WASHINGTON (AP) — The Navy admiral nominated to lead U.S. Southern Command defended attending a dinner party in Hong Kong sponsored by a defense contractor who later pleaded guilty to bribery and defrauding the U.S.…
WASHINGTON (AP) — The Navy admiral nominated to lead U.S. Southern Command defended attending a dinner party in Hong Kong sponsored by a defense contractor who later pleaded guilty to bribery and defrauding the U.S. military.
Vice Adm. Craig Faller told the Senate Armed Services Committee on Tuesday that he accepted the free meal only after the invitation was reviewed and approved by a Navy ethics counselor, whom he said also attended.
Faller, who has been Defense Secretary Jim Mattis’ senior military assistant, said nothing inappropriate happened and that the Navy cleared him of any wrongdoing.
The Washington Post reported on Monday that Faller had been under investigation for more than three years in connection with the 2004 dinner, which was one of many sponsored by Leonard Glenn Francis. The Post said the Justice Department decided not to prosecute Faller but passed the case to the Navy, which in March cleared Faller of wrongdoing.
Faller’s confirmation hearing did not dwell on the Francis issue; the session was dominated by senators’ questions about combatting drug trafficking and other regional issues including the instability in Venezuela. There is no indication that Faller’s nomination is in jeopardy.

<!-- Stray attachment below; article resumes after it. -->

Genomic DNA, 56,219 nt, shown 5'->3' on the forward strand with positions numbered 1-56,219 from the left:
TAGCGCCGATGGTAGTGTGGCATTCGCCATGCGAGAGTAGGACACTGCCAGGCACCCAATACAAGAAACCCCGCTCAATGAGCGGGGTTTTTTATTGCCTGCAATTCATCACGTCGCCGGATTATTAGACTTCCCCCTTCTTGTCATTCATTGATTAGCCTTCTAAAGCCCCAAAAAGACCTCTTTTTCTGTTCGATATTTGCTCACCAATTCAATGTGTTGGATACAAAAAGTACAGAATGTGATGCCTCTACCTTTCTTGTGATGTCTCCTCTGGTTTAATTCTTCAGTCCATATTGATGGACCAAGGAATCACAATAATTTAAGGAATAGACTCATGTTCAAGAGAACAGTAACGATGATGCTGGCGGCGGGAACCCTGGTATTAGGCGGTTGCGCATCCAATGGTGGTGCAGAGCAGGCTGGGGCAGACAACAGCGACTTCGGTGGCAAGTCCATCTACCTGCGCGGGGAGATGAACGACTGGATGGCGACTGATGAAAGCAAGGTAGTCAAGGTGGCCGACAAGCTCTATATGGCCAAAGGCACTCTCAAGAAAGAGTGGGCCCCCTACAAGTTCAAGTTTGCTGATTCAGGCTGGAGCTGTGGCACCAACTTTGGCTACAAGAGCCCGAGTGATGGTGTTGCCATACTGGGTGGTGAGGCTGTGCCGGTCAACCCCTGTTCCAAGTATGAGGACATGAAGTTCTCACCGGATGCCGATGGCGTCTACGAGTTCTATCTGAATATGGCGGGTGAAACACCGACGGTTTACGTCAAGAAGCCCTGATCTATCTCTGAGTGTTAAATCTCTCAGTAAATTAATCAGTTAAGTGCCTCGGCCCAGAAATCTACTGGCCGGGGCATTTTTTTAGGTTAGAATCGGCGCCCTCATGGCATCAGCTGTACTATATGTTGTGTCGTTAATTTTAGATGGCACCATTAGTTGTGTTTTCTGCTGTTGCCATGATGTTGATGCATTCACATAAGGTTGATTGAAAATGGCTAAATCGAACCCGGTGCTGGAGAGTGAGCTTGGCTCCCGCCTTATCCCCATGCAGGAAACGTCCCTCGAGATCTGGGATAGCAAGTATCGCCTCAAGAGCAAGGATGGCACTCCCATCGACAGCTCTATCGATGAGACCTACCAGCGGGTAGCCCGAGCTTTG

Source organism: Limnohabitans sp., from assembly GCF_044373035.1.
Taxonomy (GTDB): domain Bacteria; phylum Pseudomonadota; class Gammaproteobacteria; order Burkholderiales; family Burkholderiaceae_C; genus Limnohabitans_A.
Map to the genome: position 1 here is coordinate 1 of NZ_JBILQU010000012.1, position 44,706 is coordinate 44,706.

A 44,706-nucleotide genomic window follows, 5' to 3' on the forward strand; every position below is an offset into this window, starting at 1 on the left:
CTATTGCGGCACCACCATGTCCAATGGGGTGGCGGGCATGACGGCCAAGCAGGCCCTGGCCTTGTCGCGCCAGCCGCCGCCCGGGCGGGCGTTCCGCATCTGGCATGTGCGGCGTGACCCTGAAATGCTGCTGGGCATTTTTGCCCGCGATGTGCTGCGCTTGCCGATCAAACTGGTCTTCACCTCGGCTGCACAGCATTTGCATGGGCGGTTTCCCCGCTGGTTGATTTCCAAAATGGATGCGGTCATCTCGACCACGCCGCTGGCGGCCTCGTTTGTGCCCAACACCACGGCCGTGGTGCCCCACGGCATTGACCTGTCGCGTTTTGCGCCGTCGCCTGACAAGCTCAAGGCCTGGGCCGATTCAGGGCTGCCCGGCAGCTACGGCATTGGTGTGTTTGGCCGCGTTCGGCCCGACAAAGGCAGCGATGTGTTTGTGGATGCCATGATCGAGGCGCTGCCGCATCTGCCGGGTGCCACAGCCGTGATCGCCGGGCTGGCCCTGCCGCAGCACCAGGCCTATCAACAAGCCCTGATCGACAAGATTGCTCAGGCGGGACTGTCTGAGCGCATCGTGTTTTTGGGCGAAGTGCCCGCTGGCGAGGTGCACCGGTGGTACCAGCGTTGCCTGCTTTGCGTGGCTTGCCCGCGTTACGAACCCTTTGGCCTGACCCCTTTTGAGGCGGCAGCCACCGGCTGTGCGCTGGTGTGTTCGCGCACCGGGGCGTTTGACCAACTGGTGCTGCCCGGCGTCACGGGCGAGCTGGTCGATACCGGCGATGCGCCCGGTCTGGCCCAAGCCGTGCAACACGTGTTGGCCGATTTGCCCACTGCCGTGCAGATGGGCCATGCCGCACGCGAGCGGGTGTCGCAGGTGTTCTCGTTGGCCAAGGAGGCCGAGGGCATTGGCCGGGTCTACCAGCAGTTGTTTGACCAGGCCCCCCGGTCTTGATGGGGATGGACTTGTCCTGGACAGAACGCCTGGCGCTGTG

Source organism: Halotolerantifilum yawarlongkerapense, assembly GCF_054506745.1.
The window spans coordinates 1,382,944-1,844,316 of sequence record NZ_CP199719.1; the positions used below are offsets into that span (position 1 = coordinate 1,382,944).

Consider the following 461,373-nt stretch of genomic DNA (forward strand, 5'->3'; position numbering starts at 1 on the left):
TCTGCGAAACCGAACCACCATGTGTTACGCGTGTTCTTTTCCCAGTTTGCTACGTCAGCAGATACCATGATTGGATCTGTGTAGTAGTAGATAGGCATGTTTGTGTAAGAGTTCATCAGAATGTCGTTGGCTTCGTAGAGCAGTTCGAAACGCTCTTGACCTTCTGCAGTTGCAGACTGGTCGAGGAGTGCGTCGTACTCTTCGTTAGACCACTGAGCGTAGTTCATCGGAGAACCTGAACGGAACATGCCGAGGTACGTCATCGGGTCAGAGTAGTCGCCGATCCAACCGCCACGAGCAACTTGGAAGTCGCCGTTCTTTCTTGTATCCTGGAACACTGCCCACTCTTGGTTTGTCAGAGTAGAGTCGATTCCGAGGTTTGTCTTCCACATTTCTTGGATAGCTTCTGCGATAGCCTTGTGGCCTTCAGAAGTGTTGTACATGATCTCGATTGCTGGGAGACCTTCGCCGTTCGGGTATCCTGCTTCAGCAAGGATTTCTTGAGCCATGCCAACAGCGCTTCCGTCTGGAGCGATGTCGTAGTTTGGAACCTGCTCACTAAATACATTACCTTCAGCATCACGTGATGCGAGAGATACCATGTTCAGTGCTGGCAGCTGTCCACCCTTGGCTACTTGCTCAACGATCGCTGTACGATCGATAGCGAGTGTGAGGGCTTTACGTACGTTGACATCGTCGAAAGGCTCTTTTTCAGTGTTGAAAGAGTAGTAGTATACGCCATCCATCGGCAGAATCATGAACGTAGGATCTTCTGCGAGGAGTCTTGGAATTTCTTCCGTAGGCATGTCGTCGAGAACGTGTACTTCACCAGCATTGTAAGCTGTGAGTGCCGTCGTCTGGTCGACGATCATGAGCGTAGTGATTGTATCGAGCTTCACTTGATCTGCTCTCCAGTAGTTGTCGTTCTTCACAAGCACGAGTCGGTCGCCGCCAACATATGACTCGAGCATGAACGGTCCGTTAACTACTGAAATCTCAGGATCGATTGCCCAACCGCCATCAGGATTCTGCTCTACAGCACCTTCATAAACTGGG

Sen. Elizabeth Warren, a Massachusetts Democrat, was the only committee member who pressed Faller hard on the December 2004 dinner in Hong Kong. At the time, Faller was commanding officer of the USS Shiloh.
Warren expressed skepticism at Faller’s assertion that his attendance at the dinner was not a lapse in judgment. She noted that the Post said the dinner included appearances by women dressed in skimpy Christmas costumes.
“I just have to say, this does not pass the smell test for me,” she said.
Faller told the committee that as head of Southern Command he would focus on enhancing U.S. military relations in South and Central America and combatting the problem of drug-related deaths in the United States.
“If confirmed as SouthCom commander, I will remain committed to doing our part to deny, degrade and destroy this scourge,” Faller said.
He made no mention of the U.S. military detention center for terrorist suspects at the Guantanamo naval base in Cuba, which remains open and would be his responsibility as commander of Southern Command.